PHOENIX – Investigative journalism is on life support, real news is increasingly replaced with fluff and democracy is suffering because of it, a Federal Communications Commission member said Monday.
“Hundreds of newsrooms have been shuttered, thousands of reporters walk the streets in search of a job rather than walk the beat in search of a story,” Michael Copps said at a public hearing on the FCC’s report on media in the digital age.
His comments preceded three panels discussing the report’s recommendations at a session hosted by Arizona State University’s Walter Cronkite School of Journalism and Mass Communication.
Copps, one of five FCC commissioners, said thorough reporting has been sacrificed as news organizations struggle to to deliver greater returns to shareholders.
“And every day, hundreds of reports and stories that Americans should be reading go unreported,” he said.
The FCC report, released in July, said the media is more vibrant today than ever and that the Internet has created more choices for content and publishing. The digital tools that have helped topple governments abroad are providing Americans powerful new ways to consume, share and even report the news, it said.
However, the same tools have cost traditional journalism 13,400 jobs in the last four years and left mainstream news organizations struggling to replace lost advertising revenue. Meanwhile, many Americans don’t have access to the broadband Internet that’s fueling media innovations, it said.
Nicol Turner-Lee, vice president of the Joint Center for Political and Economic Studies and director of its Media and Technology Institute, said the lack of universal access to broadband is leaving behind millions in under-served groups, particularly residents of rural areas, African-Americans and those with less than a high school education.
“That’s a problem if we are migrating our media to online,” she said.
Turner-Lee said the FCC needs to do make universal broadband access a priority in order to enhance diversity in terms of access to information, news coverage and media ownership.
Julius Genachowski, chairman of the FCC, said the commission is working to make broadband affordable and available to all.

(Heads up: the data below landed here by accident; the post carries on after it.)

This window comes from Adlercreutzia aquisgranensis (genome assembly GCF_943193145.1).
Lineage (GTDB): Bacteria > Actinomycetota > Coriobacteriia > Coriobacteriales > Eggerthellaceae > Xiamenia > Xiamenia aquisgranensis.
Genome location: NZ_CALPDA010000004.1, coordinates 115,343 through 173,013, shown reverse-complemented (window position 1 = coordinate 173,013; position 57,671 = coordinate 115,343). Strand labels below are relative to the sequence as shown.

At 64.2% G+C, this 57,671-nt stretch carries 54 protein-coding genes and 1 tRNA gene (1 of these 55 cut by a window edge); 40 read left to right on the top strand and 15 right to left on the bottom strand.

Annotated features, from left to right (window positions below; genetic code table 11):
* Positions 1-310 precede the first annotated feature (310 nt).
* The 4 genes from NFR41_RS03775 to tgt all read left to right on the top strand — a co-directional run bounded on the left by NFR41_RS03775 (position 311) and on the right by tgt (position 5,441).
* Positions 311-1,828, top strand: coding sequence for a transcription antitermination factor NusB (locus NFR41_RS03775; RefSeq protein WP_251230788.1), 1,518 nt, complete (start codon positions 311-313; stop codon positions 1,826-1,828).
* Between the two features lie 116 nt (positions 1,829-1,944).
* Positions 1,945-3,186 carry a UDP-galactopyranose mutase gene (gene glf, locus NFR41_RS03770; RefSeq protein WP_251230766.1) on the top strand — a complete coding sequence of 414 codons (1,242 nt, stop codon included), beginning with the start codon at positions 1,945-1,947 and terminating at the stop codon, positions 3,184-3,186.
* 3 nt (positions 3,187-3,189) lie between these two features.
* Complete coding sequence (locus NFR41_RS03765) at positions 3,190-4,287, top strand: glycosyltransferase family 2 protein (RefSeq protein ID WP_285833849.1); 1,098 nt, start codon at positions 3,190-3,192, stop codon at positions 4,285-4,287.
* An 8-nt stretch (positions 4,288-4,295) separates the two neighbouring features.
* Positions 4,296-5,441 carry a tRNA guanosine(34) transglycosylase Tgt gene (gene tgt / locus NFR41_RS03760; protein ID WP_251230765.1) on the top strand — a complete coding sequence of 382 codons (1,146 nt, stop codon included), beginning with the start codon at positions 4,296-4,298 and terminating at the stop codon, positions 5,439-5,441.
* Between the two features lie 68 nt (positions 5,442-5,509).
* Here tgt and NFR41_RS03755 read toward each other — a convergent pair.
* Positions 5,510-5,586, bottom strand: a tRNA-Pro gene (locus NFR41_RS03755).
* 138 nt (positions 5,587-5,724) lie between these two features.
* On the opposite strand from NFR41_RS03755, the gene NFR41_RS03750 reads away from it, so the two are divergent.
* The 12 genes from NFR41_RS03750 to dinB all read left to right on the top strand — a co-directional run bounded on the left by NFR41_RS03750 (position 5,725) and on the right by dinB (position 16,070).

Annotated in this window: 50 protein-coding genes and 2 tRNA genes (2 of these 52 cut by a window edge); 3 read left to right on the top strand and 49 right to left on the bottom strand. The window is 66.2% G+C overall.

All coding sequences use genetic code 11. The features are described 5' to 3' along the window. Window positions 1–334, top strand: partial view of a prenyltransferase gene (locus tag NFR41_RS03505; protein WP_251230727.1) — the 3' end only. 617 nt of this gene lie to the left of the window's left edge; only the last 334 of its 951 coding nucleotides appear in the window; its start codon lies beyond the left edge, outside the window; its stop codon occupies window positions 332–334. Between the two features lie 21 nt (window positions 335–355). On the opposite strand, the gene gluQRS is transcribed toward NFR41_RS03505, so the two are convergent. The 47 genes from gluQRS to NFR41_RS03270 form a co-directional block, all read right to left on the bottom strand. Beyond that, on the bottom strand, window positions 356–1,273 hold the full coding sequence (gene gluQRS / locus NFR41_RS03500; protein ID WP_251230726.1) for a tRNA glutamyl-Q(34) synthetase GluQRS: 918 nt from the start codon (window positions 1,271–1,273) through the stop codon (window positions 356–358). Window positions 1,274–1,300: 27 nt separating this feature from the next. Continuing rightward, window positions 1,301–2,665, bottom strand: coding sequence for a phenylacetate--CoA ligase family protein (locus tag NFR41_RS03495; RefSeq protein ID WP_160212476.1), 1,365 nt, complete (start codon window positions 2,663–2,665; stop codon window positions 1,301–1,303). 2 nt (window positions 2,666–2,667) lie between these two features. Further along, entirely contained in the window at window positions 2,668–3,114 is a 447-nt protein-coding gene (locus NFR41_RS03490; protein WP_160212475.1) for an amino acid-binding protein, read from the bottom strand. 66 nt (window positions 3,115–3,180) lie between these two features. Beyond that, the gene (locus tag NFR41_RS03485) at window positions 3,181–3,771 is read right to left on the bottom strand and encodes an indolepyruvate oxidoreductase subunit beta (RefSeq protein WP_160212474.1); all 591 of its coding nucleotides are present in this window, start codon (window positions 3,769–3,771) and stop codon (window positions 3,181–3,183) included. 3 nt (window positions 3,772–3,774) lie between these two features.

“We must close the broadband deployment and adoption gaps in the U.S.,” he said. “Improving broadband infrastructure will drive our overall economy and will help inform and educate everyone in our country.”
Genachowski said the country’s democracy would be in peril if citizens don’t get local news and information.
The FCC report said democracy requires a healthy flow of useful information and a system that holds powerful institutions accountable. The most significant problem arising out of the digital revolution, it said, is the shortage of local, professional, accountability reporting, which can can uncover problems such as government waste and local corruption.
Leonard Downie Jr., former executive editor of The Washington Post and the Cronkite School’s Weil Family Professor of Journalism, said accountability reporting remains a high priority despite the continued shrinkage of traditional media outlets.
“The motivation is there even though the resources are lacking,” he said.
Downie said journalism schools across the country, including Cronkite School, are becoming important players in providing the news coverage.
The Cronkite School operates Cronkite News Service.
Steven Waldman, author of the report and senior adviser to the FCC chairman, said journalism schools can help plug gaps in accountability reporting.
“Citizens have to understand what’s at risk if you don’t have a strong accountability system and they need to be part of the solution,” Waldman said in an interview.
He said even though there seems to be more content, less reporting is being done.
“We don’t have a content crisis; we don’t have a news crisis; we have an accountability reporting crisis,” Waldman said.
Elvina Nawaguna-Clemente is a reporter for Cronkite News Service